Where Aquaman manages to make up for its story and character misgivings is all in the execution and delivery of what is otherwise one of the most visually imaginative films I’ve seen in a long time. James Wan has always had a unique eye for visual storytelling, and now unrestrained by budget he delivers his unbridled imagination at full force. Nothing on a direction and design level in Aquaman feels arbitrary or generic, and the final result is comparable to Avatar in terms of imagination and detail. The design of Atlantis and the underwater kingdoms is gorgeous, with the bioluminescent environments and lavishly gaudy costume designs giving it a real “Flash Gordon under the sea” vibe; seriously, this movie features dresses made out of jellyfish and henchman uniforms straight out of a series of Power Rangers, and yet it all somehow just works.
The action sequences are easily the highlights of the entire experience, and that’s mainly down to the gloriously over-the-top cinematography and the rapturously frenetic fight choreography. There are so many unique ideas thrown into every skirmish that it’s hard to pick a real standout, but it’s nigh impossible to find any of the set pieces here lacking in creativity. Rupert Greggson-Williams’ score for the picture is fantastically varied, switching from orchestral heroic themes to eletronica-infused action beats to quirky comedy tunes, and yet it somehow all still fits together. The only real downers at times are the visual effects. Whilst a lot of the effects are well executed that help bring this fantastical world to life effectively, there are other aspects that immediately rip you out of the illusion. From some iffy compositing to some of the worst digital de-aging effects since TRON: Legacy, sometimes Aquaman looks like it cost far less than the reported $160 million budget.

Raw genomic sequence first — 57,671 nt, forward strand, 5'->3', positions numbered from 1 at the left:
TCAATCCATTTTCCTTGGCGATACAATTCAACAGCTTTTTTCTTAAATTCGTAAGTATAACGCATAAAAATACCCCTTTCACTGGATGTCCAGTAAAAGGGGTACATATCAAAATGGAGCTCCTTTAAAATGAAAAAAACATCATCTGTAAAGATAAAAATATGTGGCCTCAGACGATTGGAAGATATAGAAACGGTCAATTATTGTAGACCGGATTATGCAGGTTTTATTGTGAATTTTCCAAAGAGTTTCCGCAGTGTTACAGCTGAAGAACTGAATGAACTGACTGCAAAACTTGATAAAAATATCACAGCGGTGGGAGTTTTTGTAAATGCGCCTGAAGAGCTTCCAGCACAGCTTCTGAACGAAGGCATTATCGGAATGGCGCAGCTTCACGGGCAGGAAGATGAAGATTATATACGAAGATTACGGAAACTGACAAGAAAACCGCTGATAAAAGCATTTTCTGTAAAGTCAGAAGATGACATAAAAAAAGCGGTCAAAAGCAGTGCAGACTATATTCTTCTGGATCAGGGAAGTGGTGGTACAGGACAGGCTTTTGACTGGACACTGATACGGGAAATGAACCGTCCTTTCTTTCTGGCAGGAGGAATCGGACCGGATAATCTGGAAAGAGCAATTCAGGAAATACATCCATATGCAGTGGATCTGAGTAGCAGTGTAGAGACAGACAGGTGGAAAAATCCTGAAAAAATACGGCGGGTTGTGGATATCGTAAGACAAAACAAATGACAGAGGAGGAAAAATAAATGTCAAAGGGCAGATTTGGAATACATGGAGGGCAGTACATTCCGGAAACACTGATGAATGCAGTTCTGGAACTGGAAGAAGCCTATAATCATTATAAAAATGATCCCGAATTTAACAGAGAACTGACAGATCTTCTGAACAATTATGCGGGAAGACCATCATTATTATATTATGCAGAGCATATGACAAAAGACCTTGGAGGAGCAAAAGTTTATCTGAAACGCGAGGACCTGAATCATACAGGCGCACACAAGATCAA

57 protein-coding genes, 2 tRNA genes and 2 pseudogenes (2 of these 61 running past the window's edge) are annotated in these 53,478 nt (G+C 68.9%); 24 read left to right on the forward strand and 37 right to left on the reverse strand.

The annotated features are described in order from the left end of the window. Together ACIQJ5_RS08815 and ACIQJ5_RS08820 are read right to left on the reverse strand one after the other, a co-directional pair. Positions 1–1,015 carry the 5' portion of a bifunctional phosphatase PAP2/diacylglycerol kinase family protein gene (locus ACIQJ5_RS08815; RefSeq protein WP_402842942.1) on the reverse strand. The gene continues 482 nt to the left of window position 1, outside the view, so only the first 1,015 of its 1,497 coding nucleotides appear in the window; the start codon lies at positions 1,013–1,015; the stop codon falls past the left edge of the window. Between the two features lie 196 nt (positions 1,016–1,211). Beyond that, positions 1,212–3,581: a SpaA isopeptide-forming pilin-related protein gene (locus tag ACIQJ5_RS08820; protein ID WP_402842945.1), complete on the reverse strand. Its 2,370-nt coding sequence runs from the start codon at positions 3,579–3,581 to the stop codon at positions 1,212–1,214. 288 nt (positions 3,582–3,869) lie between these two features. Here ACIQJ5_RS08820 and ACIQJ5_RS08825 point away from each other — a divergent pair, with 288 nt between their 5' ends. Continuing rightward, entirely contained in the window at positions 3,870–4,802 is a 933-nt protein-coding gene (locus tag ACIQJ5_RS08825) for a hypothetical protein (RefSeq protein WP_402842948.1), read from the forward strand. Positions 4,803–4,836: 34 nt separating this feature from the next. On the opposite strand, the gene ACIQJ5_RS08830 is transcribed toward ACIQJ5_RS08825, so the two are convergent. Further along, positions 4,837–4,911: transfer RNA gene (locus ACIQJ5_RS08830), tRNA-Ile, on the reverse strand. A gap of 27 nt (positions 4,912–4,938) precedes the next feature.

Aquaman is hardly the most innovative or thought-provoking superhero movie on the market, but it accomplishes its simple goals well enough. It avoids being sheepish about its more preposterous concepts, instead revelling in its comic book goofiness for a rollicking B movie adventure. Yes, DC have definitely taken a few notes from Marvel on this one, but it doesn’t feel like a cynical cashgrab either. This is the type of movie that absolutely was born from a director’s unique vision, and if nothing else I hope this opens more doors for James Wan to do more blockbusters; he’s more than proven he’s capable of commanding big budgets and delivering high octance spectacle. DC still has a few kinks in the armour to iron out if they want to make a full recovery, but they are far from out of the race now.
FINAL VERDICT: 7.5/10